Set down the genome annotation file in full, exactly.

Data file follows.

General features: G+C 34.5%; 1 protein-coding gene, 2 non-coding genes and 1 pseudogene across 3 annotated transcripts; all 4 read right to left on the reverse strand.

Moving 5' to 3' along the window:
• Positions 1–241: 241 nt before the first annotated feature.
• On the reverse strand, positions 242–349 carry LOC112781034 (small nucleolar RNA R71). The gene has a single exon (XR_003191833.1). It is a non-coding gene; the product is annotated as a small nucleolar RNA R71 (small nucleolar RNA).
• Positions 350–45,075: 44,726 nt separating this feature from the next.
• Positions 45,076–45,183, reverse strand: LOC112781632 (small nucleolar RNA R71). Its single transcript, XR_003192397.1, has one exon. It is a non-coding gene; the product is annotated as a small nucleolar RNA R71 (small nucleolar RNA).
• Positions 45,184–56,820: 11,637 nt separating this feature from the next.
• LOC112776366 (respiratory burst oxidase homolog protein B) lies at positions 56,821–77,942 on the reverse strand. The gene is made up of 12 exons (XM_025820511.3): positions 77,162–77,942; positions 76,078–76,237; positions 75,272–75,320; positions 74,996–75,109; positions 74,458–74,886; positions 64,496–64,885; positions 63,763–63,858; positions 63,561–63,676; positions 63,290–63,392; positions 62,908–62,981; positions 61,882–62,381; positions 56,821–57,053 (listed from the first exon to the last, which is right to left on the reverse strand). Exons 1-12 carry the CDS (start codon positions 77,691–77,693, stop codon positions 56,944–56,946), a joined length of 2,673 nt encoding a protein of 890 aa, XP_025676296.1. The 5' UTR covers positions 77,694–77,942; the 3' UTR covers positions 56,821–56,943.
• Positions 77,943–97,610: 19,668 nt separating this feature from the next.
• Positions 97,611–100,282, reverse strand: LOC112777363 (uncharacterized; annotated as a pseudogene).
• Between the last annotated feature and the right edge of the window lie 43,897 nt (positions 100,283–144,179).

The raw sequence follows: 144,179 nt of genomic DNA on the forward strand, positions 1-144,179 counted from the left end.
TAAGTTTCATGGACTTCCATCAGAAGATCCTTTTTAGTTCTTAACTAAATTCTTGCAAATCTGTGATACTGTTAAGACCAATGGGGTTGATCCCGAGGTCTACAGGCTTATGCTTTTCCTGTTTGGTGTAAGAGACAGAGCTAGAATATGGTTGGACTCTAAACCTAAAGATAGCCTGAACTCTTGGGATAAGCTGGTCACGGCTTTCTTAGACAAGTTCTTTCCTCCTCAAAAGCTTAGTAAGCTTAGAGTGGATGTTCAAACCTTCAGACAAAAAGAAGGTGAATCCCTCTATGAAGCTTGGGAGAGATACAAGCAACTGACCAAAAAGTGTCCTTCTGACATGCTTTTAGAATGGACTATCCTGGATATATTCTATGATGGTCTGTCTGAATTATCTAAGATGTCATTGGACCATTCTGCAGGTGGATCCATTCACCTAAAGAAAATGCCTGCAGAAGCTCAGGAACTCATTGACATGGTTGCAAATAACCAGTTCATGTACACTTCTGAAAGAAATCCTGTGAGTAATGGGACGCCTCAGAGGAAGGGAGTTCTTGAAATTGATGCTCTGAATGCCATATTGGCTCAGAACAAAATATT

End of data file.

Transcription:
General features: G+C 34.5%; 1 protein-coding gene, 2 non-coding genes and 1 pseudogene across 3 annotated transcripts; all 4 read right to left on the reverse strand.

Moving 5' to 3' along the window:
• Positions 1–241: 241 nt before the first annotated feature.
• On the reverse strand, positions 242–349 carry LOC112781034 (small nucleolar RNA R71). The gene has a single exon (XR_003191833.1). It is a non-coding gene; the product is annotated as a small nucleolar RNA R71 (small nucleolar RNA).
• Positions 350–45,075: 44,726 nt separating this feature from the next.
• Positions 45,076–45,183, reverse strand: LOC112781632 (small nucleolar RNA R71). Its single transcript, XR_003192397.1, has one exon. It is a non-coding gene; the product is annotated as a small nucleolar RNA R71 (small nucleolar RNA).
• Positions 45,184–56,820: 11,637 nt separating this feature from the next.
• LOC112776366 (respiratory burst oxidase homolog protein B) lies at positions 56,821–77,942 on the reverse strand. The gene is made up of 12 exons (XM_025820511.3): positions 77,162–77,942; positions 76,078–76,237; positions 75,272–75,320; positions 74,996–75,109; positions 74,458–74,886; positions 64,496–64,885; positions 63,763–63,858; positions 63,561–63,676; positions 63,290–63,392; positions 62,908–62,981; positions 61,882–62,381; positions 56,821–57,053 (listed from the first exon to the last, which is right to left on the reverse strand). Exons 1-12 carry the CDS (start codon positions 77,691–77,693, stop codon positions 56,944–56,946), a joined length of 2,673 nt encoding a protein of 890 aa, XP_025676296.1. The 5' UTR covers positions 77,694–77,942; the 3' UTR covers positions 56,821–56,943.
• Positions 77,943–97,610: 19,668 nt separating this feature from the next.
• Positions 97,611–100,282, reverse strand: LOC112777363 (uncharacterized; annotated as a pseudogene).
• Between the last annotated feature and the right edge of the window lie 43,897 nt (positions 100,283–144,179).

The raw sequence follows: 144,179 nt of genomic DNA on the forward strand, positions 1-144,179 counted from the left end.
TAAGTTTCATGGACTTCCATCAGAAGATCCTTTTTAGTTCTTAACTAAATTCTTGCAAATCTGTGATACTGTTAAGACCAATGGGGTTGATCCCGAGGTCTACAGGCTTATGCTTTTCCTGTTTGGTGTAAGAGACAGAGCTAGAATATGGTTGGACTCTAAACCTAAAGATAGCCTGAACTCTTGGGATAAGCTGGTCACGGCTTTCTTAGACAAGTTCTTTCCTCCTCAAAAGCTTAGTAAGCTTAGAGTGGATGTTCAAACCTTCAGACAAAAAGAAGGTGAATCCCTCTATGAAGCTTGGGAGAGATACAAGCAACTGACCAAAAAGTGTCCTTCTGACATGCTTTTAGAATGGACTATCCTGGATATATTCTATGATGGTCTGTCTGAATTATCTAAGATGTCATTGGACCATTCTGCAGGTGGATCCATTCACCTAAAGAAAATGCCTGCAGAAGCTCAGGAACTCATTGACATGGTTGCAAATAACCAGTTCATGTACACTTCTGAAAGAAATCCTGTGAGTAATGGGACGCCTCAGAGGAAGGGAGTTCTTGAAATTGATGCTCTGAATGCCATATTGGCTCAGAACAAAATATT